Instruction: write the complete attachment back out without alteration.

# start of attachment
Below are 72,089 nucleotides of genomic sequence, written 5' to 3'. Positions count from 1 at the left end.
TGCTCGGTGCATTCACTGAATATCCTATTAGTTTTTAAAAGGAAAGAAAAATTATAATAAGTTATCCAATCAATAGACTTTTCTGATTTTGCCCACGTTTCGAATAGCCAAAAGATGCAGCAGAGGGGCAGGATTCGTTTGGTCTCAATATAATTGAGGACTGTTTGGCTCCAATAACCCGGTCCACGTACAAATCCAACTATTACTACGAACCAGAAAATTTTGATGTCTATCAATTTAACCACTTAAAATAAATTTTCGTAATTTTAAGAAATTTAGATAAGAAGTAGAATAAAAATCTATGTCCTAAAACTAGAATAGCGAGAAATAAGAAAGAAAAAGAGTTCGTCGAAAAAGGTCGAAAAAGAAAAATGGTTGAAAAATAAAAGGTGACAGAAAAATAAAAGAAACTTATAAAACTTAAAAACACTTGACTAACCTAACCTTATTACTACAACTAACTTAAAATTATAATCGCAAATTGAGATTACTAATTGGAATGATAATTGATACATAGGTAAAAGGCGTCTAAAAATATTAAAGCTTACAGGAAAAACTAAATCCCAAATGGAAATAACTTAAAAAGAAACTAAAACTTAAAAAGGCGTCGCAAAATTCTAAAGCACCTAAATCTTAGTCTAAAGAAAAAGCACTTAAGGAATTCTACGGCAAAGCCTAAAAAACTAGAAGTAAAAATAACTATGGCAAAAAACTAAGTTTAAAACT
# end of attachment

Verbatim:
Below are 72,089 nucleotides of genomic sequence, written 5' to 3'. Positions count from 1 at the left end.
TGCTCGGTGCATTCACTGAATATCCTATTAGTTTTTAAAAGGAAAGAAAAATTATAATAAGTTATCCAATCAATAGACTTTTCTGATTTTGCCCACGTTTCGAATAGCCAAAAGATGCAGCAGAGGGGCAGGATTCGTTTGGTCTCAATATAATTGAGGACTGTTTGGCTCCAATAACCCGGTCCACGTACAAATCCAACTATTACTACGAACCAGAAAATTTTGATGTCTATCAATTTAACCACTTAAAATAAATTTTCGTAATTTTAAGAAATTTAGATAAGAAGTAGAATAAAAATCTATGTCCTAAAACTAGAATAGCGAGAAATAAGAAAGAAAAAGAGTTCGTCGAAAAAGGTCGAAAAAGAAAAATGGTTGAAAAATAAAAGGTGACAGAAAAATAAAAGAAACTTATAAAACTTAAAAACACTTGACTAACCTAACCTTATTACTACAACTAACTTAAAATTATAATCGCAAATTGAGATTACTAATTGGAATGATAATTGATACATAGGTAAAAGGCGTCTAAAAATATTAAAGCTTACAGGAAAAACTAAATCCCAAATGGAAATAACTTAAAAAGAAACTAAAACTTAAAAAGGCGTCGCAAAATTCTAAAGCACCTAAATCTTAGTCTAAAGAAAAAGCACTTAAGGAATTCTACGGCAAAGCCTAAAAAACTAGAAGTAAAAATAACTATGGCAAAAAACTAAGTTTAAAACT